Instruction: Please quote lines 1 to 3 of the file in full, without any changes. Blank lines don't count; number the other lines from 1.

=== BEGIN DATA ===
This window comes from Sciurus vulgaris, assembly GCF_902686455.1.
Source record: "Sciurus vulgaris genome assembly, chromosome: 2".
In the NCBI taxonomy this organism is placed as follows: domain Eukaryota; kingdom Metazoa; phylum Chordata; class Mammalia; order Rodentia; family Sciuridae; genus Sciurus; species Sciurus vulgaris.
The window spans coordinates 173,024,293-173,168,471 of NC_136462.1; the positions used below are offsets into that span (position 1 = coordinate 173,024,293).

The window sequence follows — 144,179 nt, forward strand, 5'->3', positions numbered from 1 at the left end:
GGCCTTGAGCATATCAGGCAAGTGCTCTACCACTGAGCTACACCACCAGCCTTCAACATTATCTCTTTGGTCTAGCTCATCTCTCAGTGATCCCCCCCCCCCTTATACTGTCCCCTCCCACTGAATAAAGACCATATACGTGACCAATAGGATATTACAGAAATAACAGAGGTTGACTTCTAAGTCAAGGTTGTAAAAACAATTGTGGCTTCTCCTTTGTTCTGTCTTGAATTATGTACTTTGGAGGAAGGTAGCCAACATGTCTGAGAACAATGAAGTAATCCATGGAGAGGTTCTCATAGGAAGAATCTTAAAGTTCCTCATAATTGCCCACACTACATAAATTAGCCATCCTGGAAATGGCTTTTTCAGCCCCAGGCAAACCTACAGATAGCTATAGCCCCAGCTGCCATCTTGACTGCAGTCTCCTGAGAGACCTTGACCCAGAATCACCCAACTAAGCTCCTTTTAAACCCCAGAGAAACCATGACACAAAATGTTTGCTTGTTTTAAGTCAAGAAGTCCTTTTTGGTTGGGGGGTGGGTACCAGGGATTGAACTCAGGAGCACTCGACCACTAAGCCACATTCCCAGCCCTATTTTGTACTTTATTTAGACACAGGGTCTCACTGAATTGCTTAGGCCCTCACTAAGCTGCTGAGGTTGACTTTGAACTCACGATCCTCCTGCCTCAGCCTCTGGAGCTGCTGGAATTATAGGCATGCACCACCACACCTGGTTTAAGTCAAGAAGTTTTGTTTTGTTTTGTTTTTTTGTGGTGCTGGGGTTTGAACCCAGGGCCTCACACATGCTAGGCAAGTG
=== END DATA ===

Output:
This window comes from Sciurus vulgaris, assembly GCF_902686455.1.
Source record: "Sciurus vulgaris genome assembly, chromosome: 2".
In the NCBI taxonomy this organism is placed as follows: domain Eukaryota; kingdom Metazoa; phylum Chordata; class Mammalia; order Rodentia; family Sciuridae; genus Sciurus; species Sciurus vulgaris.